1. William v Edmund A. Duty of care Foreseeability – there will be accidents if bus isn’t checked properly and if Edmund doesn’t watch the road. Fair just reasonable. Proximity – safety of William depended on Edmunds careful driving B. Breach of duty – Edmund did not check the bus thoroughly before taking the bus out and did not watch the road ahead of him whilst driving C. Causation: but for Edmund driving safely, watching the road and checking the bus thoroughly, Willie would not have sustained the injuries. D.
Remoteness: Applying the reasonable foreseeability test, the kind of harm was a foreseeable consequence of Edmund’s careless driving and the manner of was also a foreseeable consequence of Edmund’s failure to identify the loose hinges on the door. While it may be common practice for drivers to turn on the radio, but they should at least stop at the side or wait for a red light to tune their radio on a bus filled with little kids. Especially since the road may be slippery since the storm drain was filled with water.
2. Sam v Edmund Wagner v International Railway – Edmund’s careless driving and failure to maintain the bus caused the traffic accident and created a dangerous situation that invited rescue for William Potential Defence: Contributory negligence – Eckert v. Long Island R. R. Co, Baker v TE Hopkins & Son Ltd – am did not do unreasonably endanger himself because the suddenness of William being thrown off the bus had created a situation in which Sam had instinctively done what every reasonable rescuer would have done 3.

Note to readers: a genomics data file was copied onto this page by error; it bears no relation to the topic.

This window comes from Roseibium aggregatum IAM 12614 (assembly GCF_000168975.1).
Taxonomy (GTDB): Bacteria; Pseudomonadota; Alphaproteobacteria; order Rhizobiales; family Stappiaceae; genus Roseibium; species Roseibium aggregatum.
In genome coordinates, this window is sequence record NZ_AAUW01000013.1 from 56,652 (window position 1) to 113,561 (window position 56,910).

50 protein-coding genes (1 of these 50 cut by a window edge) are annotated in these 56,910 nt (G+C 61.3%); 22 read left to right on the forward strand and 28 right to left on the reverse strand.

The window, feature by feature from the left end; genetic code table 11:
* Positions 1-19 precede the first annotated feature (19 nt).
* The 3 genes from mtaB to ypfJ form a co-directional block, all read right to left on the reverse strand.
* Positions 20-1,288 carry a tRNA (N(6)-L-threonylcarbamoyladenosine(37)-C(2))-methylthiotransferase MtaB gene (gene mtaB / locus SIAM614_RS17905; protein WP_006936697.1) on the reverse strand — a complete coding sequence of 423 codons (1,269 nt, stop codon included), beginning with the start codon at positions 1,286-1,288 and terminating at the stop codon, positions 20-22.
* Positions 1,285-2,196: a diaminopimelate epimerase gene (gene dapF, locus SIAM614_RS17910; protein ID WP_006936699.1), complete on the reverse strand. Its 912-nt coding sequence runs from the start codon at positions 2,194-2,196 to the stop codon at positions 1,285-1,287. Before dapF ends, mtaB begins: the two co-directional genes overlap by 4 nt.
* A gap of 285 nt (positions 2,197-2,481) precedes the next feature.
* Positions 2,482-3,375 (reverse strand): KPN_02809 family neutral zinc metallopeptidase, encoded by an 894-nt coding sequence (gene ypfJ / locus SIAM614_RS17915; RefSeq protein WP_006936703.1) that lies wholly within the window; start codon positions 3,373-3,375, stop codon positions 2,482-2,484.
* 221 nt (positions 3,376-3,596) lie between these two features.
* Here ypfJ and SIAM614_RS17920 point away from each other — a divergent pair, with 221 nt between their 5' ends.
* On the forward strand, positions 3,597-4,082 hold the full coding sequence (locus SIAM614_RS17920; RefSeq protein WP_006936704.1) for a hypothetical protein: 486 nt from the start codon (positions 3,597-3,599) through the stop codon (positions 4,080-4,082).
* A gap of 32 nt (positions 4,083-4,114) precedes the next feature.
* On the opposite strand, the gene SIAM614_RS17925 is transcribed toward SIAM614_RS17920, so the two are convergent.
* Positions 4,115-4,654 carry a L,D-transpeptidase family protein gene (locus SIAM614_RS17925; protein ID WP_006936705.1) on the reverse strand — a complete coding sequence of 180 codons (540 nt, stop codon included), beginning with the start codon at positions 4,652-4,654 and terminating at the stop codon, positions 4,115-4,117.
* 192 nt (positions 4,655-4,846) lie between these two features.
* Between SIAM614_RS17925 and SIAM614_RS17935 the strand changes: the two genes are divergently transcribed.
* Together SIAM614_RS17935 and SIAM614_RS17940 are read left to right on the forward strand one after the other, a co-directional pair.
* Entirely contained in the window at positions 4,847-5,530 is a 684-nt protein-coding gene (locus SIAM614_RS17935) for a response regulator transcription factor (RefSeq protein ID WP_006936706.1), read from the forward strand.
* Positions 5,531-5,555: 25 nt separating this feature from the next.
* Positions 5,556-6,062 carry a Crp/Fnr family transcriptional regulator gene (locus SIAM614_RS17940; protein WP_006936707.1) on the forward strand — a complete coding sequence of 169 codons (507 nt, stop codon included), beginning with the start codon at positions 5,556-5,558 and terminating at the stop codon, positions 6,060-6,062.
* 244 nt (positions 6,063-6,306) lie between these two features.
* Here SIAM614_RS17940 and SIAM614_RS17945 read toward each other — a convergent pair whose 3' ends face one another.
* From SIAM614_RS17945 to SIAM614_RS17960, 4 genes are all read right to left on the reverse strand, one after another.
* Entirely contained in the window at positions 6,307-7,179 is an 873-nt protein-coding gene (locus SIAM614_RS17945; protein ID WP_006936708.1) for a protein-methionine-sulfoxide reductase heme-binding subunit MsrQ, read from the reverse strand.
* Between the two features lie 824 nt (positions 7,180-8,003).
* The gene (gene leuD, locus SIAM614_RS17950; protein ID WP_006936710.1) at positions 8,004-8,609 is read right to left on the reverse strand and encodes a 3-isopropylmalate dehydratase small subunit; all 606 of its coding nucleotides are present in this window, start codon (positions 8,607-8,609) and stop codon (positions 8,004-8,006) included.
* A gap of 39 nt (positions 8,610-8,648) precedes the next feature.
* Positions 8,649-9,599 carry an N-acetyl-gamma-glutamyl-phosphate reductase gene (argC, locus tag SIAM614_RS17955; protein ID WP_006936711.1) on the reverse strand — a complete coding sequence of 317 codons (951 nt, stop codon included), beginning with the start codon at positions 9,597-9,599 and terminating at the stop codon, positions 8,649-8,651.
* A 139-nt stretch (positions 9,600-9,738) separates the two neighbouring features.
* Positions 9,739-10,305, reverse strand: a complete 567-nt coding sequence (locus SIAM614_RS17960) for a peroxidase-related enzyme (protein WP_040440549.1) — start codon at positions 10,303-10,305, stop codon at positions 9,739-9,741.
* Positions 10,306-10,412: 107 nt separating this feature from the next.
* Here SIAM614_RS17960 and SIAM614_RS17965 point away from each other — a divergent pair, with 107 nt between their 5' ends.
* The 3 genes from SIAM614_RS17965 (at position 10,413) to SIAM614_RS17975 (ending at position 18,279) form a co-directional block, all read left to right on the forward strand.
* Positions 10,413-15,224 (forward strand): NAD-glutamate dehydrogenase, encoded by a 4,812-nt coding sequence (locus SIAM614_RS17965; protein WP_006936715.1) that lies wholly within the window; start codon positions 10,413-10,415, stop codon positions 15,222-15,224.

William v. TCS 4. Sam v. TCS (These two claims can be analysed within the same frame) A. employer-employee relationship 1. Organization/ integration test: c. f. Market Investigations v Minister of Social Security; Lee Ting Sang v Chung Chi Keung; – Edmund is performing the services for the business purpose of TCS, and parents pay TCS not Edmund 2. Control test: c. f. Chan Ming v Wayfine Investment Ltd – there was a substantial degree of control – how Edmund should conduct his work and he required to wear a uniform.
3. Multiple test: c. f. Poon Chau Nam v Yim Siu Cheung, the court prefers an overall impression approach than a mechanical one. Although in the absence of mutuality of obligation, a contract of service can come to existence every time the Edmund engaged in the work. C. f. Lee Chi Fai v Sunrise Knitting Factory Ltd, Edmund’s power to take on helpers on his work was not conclusive against him that he was not an employee. B. Tort committed – did not watch the road properly nor check bus C.
Tort committed in course of employment c. f. Ming An Insurance Co Ltd v Ritz-Carlton Ltd – his failure to conduct safety check was closely connected with the urgent assignment of work. Edmund tuning in the radio did not deviate from the job, and it is common practice that professional drivers may listen to the radio while driving, c. f. Rose v Plenty – although there is express prohibition, Sam’s presence was for the business purpose of TCS.